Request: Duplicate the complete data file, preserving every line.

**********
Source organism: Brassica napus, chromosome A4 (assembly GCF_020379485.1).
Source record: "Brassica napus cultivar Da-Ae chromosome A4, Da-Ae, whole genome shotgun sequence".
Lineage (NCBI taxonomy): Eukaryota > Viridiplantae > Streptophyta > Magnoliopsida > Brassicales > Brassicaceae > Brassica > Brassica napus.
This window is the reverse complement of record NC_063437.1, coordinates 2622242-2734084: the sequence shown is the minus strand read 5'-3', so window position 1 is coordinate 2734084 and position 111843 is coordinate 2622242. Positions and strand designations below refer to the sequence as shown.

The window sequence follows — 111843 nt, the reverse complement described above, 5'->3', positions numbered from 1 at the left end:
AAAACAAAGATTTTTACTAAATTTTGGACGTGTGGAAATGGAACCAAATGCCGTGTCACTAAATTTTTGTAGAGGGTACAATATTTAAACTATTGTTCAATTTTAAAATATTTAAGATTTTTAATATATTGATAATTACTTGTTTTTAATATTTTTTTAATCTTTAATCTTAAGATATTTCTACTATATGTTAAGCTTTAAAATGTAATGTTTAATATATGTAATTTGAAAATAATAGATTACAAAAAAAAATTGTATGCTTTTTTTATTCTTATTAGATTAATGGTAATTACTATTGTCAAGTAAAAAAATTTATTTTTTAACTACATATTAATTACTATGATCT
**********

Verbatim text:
Source organism: Brassica napus, chromosome A4 (assembly GCF_020379485.1).
Source record: "Brassica napus cultivar Da-Ae chromosome A4, Da-Ae, whole genome shotgun sequence".
Lineage (NCBI taxonomy): Eukaryota > Viridiplantae > Streptophyta > Magnoliopsida > Brassicales > Brassicaceae > Brassica > Brassica napus.
This window is the reverse complement of record NC_063437.1, coordinates 2622242-2734084: the sequence shown is the minus strand read 5'-3', so window position 1 is coordinate 2734084 and position 111843 is coordinate 2622242. Positions and strand designations below refer to the sequence as shown.

The window sequence follows — 111843 nt, the reverse complement described above, 5'->3', positions numbered from 1 at the left end:
AAAACAAAGATTTTTACTAAATTTTGGACGTGTGGAAATGGAACCAAATGCCGTGTCACTAAATTTTTGTAGAGGGTACAATATTTAAACTATTGTTCAATTTTAAAATATTTAAGATTTTTAATATATTGATAATTACTTGTTTTTAATATTTTTTTAATCTTTAATCTTAAGATATTTCTACTATATGTTAAGCTTTAAAATGTAATGTTTAATATATGTAATTTGAAAATAATAGATTACAAAAAAAAATTGTATGCTTTTTTTATTCTTATTAGATTAATGGTAATTACTATTGTCAAGTAAAAAAATTTATTTTTTAACTACATATTAATTACTATGATCT